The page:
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address of the mobile node is visible in the Binding Updates and address of the mobile node is visible in the Binding Updates and
Acknowledgements. The home address is used in these packets as a Acknowledgements. The home address is used in these packets as a
source or destination, or in the Home Address Destination option or source or destination, or in the Home Address Destination option or
the type 2 routing header. the type 2 routing header.
As with all IPsec security associations in this specification, manual As with all IPsec security associations in this specification, manual
configuration of security associations MUST be supported. The used configuration of security associations MUST be supported. The used
shared secrets MUST be random and unique for different mobile nodes, shared secrets MUST be random and unique for different mobile nodes,
and MUST be distributed off-line to the mobile nodes. and MUST be distributed off-line to the mobile nodes.
Automatic key management with IKE [7] MAY be supported. When IKE is Automatic key management with IKE [7] or IKEv2 [44] MAY be supported.
used, either the security policy database entries or the Mobile IPv6 When IKE is used, either the security policy database entries or the
processing MUST unequivocally identify the IKE phase 1 credentials Mobile IPv6 processing MUST unequivocally identify the IKE phase 1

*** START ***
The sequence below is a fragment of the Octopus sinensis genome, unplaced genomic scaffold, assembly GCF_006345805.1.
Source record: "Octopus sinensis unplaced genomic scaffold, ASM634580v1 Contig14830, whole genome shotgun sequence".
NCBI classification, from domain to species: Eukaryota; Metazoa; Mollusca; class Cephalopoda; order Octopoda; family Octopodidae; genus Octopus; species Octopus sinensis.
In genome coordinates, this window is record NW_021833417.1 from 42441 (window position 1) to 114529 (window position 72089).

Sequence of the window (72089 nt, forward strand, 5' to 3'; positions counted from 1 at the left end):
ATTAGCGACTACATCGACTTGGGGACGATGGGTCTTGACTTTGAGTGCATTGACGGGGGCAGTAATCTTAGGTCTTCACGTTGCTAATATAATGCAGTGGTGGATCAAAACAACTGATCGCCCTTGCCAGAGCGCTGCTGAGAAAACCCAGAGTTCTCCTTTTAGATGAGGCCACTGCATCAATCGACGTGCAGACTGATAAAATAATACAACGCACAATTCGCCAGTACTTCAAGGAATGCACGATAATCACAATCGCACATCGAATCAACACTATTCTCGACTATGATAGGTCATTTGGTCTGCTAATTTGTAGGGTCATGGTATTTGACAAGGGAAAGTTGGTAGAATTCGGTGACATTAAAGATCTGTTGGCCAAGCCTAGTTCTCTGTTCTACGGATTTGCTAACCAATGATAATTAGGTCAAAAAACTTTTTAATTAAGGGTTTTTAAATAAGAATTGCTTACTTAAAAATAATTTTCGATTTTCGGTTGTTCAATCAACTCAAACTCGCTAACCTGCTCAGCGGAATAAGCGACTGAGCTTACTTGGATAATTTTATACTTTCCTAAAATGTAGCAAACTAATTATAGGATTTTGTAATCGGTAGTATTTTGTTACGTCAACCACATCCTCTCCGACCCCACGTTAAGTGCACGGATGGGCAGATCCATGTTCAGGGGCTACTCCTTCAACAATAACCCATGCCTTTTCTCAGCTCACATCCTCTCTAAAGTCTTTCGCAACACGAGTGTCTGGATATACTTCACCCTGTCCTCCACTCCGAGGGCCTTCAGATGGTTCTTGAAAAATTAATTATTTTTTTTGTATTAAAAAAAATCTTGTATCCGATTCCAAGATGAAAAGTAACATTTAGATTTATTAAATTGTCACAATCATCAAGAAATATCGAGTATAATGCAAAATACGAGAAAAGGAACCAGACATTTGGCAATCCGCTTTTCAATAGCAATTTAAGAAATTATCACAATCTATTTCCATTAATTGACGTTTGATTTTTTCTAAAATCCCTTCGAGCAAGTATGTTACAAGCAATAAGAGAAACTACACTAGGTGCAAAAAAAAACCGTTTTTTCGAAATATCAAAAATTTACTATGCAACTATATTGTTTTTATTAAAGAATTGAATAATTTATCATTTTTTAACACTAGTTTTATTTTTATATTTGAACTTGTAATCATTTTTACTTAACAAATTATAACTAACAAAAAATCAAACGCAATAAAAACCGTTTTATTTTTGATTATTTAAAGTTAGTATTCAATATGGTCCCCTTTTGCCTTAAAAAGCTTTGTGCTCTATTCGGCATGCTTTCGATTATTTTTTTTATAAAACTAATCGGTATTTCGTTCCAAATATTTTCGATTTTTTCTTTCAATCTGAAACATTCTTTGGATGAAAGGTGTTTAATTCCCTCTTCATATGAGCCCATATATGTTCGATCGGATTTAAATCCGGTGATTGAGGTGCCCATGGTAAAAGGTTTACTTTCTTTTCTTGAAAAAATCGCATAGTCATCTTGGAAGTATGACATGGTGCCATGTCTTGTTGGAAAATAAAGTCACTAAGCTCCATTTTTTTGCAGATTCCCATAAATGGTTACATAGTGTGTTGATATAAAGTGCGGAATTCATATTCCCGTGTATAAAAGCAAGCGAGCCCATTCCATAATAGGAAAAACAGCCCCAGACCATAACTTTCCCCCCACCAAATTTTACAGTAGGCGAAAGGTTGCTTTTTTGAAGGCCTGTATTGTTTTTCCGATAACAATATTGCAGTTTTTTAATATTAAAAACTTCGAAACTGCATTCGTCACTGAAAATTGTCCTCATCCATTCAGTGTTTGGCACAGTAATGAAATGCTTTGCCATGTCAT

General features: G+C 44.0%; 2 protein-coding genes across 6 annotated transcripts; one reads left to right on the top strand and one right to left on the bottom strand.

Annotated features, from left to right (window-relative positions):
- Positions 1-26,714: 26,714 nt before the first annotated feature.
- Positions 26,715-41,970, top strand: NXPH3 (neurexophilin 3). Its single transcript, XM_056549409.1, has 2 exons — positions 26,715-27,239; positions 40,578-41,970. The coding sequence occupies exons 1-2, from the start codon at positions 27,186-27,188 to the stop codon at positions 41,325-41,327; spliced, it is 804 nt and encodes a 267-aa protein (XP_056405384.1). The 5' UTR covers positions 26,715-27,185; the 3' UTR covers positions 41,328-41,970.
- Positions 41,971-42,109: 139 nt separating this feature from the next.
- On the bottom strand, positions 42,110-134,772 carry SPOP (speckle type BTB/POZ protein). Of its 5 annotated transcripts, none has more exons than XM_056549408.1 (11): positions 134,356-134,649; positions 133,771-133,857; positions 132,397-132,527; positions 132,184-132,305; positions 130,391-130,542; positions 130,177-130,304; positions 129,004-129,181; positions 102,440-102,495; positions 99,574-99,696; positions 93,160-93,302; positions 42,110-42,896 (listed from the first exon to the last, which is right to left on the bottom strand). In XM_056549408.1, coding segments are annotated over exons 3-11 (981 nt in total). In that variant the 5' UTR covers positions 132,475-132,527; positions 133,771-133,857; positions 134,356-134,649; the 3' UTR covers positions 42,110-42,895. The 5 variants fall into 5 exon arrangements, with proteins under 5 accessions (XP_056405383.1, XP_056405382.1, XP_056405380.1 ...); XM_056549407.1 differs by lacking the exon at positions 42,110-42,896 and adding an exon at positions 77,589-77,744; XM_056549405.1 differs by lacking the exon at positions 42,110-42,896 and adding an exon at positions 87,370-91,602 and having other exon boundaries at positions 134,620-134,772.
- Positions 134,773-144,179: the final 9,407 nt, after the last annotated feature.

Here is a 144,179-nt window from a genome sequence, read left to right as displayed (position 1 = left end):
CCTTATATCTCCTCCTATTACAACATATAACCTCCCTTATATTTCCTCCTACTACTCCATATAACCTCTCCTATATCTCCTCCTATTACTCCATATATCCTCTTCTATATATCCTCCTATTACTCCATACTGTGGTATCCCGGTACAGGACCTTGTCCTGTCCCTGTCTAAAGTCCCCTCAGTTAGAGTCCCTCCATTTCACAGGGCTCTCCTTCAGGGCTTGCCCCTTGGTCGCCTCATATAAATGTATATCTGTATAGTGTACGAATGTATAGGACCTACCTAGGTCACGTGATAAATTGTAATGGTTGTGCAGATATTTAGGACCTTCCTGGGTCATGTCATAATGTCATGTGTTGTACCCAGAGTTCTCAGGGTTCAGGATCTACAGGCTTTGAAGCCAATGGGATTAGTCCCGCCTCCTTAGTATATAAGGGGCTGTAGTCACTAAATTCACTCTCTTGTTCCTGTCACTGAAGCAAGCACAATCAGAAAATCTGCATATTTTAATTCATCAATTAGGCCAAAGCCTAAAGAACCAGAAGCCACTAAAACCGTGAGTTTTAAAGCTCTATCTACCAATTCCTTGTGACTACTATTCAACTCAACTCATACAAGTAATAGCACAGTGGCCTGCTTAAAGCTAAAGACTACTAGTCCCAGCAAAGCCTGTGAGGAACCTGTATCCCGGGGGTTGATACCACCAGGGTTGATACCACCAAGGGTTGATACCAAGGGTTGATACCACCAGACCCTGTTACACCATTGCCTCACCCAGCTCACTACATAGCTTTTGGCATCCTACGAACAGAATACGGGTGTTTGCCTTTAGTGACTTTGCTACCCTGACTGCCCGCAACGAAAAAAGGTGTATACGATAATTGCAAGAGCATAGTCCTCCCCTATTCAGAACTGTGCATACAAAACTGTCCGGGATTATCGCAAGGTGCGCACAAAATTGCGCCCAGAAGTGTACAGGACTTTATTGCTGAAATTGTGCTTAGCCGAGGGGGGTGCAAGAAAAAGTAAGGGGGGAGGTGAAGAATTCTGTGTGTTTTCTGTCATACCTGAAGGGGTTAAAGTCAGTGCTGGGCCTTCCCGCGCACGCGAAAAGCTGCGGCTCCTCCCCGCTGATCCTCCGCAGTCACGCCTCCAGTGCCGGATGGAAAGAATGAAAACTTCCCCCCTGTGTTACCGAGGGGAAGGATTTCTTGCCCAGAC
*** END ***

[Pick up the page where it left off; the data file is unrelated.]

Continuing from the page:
which can be used to authorize the creation of security associations credentials which can be used to authorize the creation of security
for protecting Binding Updates for a particular home address. How associations for protecting Binding Updates for a particular home
these mappings are maintained is outside the scope of this address. How these mappings are maintained is outside the scope of
specification, but they may be maintained, for instance, as a locally this specification, but they may be maintained, for instance, as a
administered table in the home agent. If the phase 1 identity is a locally administered table in the home agent. If the phase 1
Fully Qualified Domain Name (FQDN), secure forms of DNS may also be identity is a Fully Qualified Domain Name (FQDN), secure forms of DNS
used. may also be used.
Section 11.3.2 discusses how IKE connections to the home agent need a Section 11.3.2 discusses how IKE connections to the home agent need a
careful treatment of the addresses used for transporting IKE. This careful treatment of the addresses used for transporting IKE. This
is necessary to ensure that a Binding Update is not needed before the is necessary to ensure that a Binding Update is not needed before the
IKE exchange which is needed for securing the Binding Update. IKE exchange which is needed for securing the Binding Update.
When IKE version 1 is used with preshared secret authentication When IKE version 1 is used with preshared secret authentication
between the mobile node and the home agent, aggressive mode MUST be between the mobile node and the home agent, aggressive mode MUST be
used. used.
The ID_IPV6_ADDR Identity Payload MUST NOT be used in IKEv1 phase 1. The ID_IPV6_ADDR Identity Payload MUST NOT be used in IKEv1 phase 1.
Reference [15] contains a more detailed description and examples on References [15] and [45] contain more detailed descriptions and
using IPsec to protect the communications between the mobile node and examples on using IPsec to protect the communications between the
the home agent. mobile node and the home agent.
5.2. Binding Updates to Correspondent Nodes 5.2. Binding Updates to Correspondent Nodes
The protection of Binding Updates sent to correspondent nodes does The protection of Binding Updates sent to correspondent nodes does